In the same passage (as Pope John Paul II has often pointed out), Paul also teaches us to "Be subject to one another out of reverence to Christ" (Eph 5:21). After all, husbands and wives are fellow believers in Christ in relation to each other, before they are man and wife. The idea is to approach each other in Christian love and self-sacrifice, with all that that entails (1 Corinthians 13, etc.). Men are not to "Lord it over" their wives. Quite the contrary; St. Paul writes: "Even so husbands should love their wives as their own bodies . . . For no man ever hates his own flesh, but nourishes and cherishes it, as Christ does the church" (Eph 5:28-29). So the basis of proper love of a wife rests on the two principles of 1) the analogy of Christ and His Church, and 2) the analogy to the natural love of self.

My friend Al Kresta has a delightful way of expressing how God intends for this to work. He says that if a man foolishly says something to his wife, like, "submit, woman!" that the wife ought to shoot back with "get crucified, buddy!" The man actually has a harder task, since he is commanded to be like Christ, whereas the wife is commanded to simply submit. It comes down to, again, the selection of a mate. No woman would object to a man who acted like our Lord Jesus Christ more often than not. The point is to find the right man, then the often-dreaded and disparaged "submission" is no problem at all. That's how God designed it.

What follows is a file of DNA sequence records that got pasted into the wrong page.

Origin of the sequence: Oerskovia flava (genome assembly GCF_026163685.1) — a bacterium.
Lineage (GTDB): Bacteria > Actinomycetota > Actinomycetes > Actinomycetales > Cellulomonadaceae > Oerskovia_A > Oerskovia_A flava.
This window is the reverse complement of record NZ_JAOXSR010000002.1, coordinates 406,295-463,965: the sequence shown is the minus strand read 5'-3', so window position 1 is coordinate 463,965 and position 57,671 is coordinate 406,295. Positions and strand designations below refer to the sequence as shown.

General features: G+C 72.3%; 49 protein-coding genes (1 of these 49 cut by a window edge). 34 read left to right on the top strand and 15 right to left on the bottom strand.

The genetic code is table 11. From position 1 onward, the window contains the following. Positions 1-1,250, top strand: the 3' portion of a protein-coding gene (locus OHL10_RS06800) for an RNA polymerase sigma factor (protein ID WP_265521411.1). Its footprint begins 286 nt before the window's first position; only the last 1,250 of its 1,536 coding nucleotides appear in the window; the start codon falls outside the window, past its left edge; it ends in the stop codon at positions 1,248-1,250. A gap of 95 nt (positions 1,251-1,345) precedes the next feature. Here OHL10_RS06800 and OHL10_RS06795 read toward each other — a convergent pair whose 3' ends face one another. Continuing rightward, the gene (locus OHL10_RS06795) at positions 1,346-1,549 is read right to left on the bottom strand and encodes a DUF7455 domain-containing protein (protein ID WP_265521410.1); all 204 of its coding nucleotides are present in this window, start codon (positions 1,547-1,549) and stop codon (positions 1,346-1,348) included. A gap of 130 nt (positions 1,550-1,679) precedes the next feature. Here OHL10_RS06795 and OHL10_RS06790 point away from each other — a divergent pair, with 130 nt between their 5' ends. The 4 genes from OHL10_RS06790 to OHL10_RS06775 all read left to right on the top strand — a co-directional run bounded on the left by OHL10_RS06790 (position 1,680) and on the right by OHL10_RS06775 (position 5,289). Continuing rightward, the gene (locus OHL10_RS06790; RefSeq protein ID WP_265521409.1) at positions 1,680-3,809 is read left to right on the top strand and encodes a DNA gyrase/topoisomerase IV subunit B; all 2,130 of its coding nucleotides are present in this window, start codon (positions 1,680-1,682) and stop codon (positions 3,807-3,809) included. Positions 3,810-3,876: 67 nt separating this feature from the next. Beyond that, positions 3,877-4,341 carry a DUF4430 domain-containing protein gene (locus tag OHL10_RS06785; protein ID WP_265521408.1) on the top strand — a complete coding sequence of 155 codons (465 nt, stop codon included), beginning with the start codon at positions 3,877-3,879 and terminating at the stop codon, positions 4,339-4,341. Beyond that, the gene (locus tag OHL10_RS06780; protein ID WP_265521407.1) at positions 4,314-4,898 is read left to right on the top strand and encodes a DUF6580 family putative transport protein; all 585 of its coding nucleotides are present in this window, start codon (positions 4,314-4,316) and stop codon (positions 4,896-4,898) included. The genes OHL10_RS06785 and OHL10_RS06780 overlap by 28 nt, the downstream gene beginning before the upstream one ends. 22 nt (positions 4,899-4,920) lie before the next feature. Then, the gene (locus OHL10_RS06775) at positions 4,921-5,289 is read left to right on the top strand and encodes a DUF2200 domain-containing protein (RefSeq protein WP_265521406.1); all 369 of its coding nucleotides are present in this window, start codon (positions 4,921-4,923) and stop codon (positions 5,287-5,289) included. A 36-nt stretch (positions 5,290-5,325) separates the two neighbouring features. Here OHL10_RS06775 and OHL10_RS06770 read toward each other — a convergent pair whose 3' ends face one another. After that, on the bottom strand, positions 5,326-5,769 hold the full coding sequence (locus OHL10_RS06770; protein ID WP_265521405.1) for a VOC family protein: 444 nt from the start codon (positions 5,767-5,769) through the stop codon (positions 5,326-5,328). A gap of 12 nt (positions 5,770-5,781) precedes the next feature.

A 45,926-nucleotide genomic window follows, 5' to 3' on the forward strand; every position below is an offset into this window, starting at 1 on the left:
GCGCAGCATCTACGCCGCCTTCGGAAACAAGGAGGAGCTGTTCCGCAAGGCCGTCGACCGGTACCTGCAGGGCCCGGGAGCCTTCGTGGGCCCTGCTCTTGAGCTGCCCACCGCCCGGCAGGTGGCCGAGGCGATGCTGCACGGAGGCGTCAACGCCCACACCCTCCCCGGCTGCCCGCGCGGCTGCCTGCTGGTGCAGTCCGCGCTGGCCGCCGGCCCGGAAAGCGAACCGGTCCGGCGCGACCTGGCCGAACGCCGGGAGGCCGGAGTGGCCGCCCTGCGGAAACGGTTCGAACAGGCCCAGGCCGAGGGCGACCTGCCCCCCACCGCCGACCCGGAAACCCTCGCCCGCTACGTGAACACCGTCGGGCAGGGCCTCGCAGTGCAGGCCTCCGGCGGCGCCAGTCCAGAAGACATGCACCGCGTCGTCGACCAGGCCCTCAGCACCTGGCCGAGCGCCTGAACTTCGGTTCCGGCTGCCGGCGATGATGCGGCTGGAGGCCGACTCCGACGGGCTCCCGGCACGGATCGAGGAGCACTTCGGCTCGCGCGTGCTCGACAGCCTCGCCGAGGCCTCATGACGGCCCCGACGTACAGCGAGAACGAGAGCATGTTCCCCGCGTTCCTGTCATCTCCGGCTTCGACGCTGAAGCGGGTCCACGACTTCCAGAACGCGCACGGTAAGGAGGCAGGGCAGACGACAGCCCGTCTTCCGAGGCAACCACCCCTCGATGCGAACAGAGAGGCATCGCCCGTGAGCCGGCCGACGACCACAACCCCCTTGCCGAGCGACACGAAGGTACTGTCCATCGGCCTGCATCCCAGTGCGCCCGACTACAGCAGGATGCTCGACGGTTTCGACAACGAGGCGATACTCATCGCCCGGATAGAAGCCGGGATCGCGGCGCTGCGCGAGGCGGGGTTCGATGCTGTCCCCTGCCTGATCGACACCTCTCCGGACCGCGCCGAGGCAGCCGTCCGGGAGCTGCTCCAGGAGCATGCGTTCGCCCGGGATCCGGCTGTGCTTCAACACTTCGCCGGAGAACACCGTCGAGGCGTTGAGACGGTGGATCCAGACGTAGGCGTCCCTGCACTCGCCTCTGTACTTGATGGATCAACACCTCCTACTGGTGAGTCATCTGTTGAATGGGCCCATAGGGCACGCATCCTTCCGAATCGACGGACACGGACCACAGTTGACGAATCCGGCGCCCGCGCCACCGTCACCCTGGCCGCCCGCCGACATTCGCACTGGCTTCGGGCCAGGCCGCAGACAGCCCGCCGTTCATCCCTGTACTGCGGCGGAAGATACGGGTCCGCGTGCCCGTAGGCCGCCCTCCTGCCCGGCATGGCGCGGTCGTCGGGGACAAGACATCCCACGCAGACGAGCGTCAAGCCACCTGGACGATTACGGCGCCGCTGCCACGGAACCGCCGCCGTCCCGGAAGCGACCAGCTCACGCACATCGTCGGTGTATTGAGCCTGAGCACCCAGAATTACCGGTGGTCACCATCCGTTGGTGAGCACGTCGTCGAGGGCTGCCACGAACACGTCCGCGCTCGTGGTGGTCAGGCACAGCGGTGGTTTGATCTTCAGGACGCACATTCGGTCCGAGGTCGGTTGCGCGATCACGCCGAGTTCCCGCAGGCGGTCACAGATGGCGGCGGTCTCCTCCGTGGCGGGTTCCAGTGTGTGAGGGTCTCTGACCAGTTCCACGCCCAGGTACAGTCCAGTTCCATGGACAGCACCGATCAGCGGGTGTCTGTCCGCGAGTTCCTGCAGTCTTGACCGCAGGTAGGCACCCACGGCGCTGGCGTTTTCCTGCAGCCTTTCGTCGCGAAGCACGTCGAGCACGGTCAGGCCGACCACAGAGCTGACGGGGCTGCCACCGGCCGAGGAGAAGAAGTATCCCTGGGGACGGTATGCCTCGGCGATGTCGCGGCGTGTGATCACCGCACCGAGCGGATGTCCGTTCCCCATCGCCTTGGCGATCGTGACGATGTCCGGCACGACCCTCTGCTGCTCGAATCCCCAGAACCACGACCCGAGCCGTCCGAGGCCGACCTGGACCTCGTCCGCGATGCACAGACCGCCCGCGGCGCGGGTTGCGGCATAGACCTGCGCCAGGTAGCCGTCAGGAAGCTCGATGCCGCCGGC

The third area where I deeply love and respect Judy is her skills as a wonderful mother and homeschooler. I see my four children developing every day in godliness and character, and I know this is mostly due to her, since she is with them more than I am, as the teacher. As they say, the father may be said to be the "head" of the household, but the mother is its "heart" and "soul."
 
Fourth, I admire her strength and perseverance. Judy has a meek and mild temperament (phlegmatic, according to the classic four temperaments). But (like Jesus Himself) this is not to be mistaken for weakness or "being taken advantage of." We have done many things in our married life which were "nonconformist" or considered "radical" (or worse, by some of our critics). These include homeschooling, involvement in the pro-life activism of Operation Rescue (1988-1990), my leaving a full-time job and entering full-time campus ministry in May 1985, as a Protestant, choosing to go on a sugar-free diet (in 1984), and converting to Catholicism in 1990. In each case we were in full agreement.

Apparently, some folks can't comprehend that a couple would agree on such things, and falsely assume that one must be "forcing" the other to do what they really don't want to do. This wasn't the case with Judy (and I am not a person who "forces" anyway: I'm quite easy-going and soft-spoken: I am a melancholy / phlegmatic temperament). She enthusiastically agreed on all these things. It is no "weak" person who would sit at abortion clinics to block the doors so some preborn babies can live and not be slaughtered, or who would go witnessing on the streets of inner-city Detroit (not to mention childbirth!). And when we disagreed for a short time on whether to home-school or not (I wasn't as enthusiastic about it), she didn't try to quarrel and nag in order to get her way. She prayed and waited and used persuasion and I eventually came around.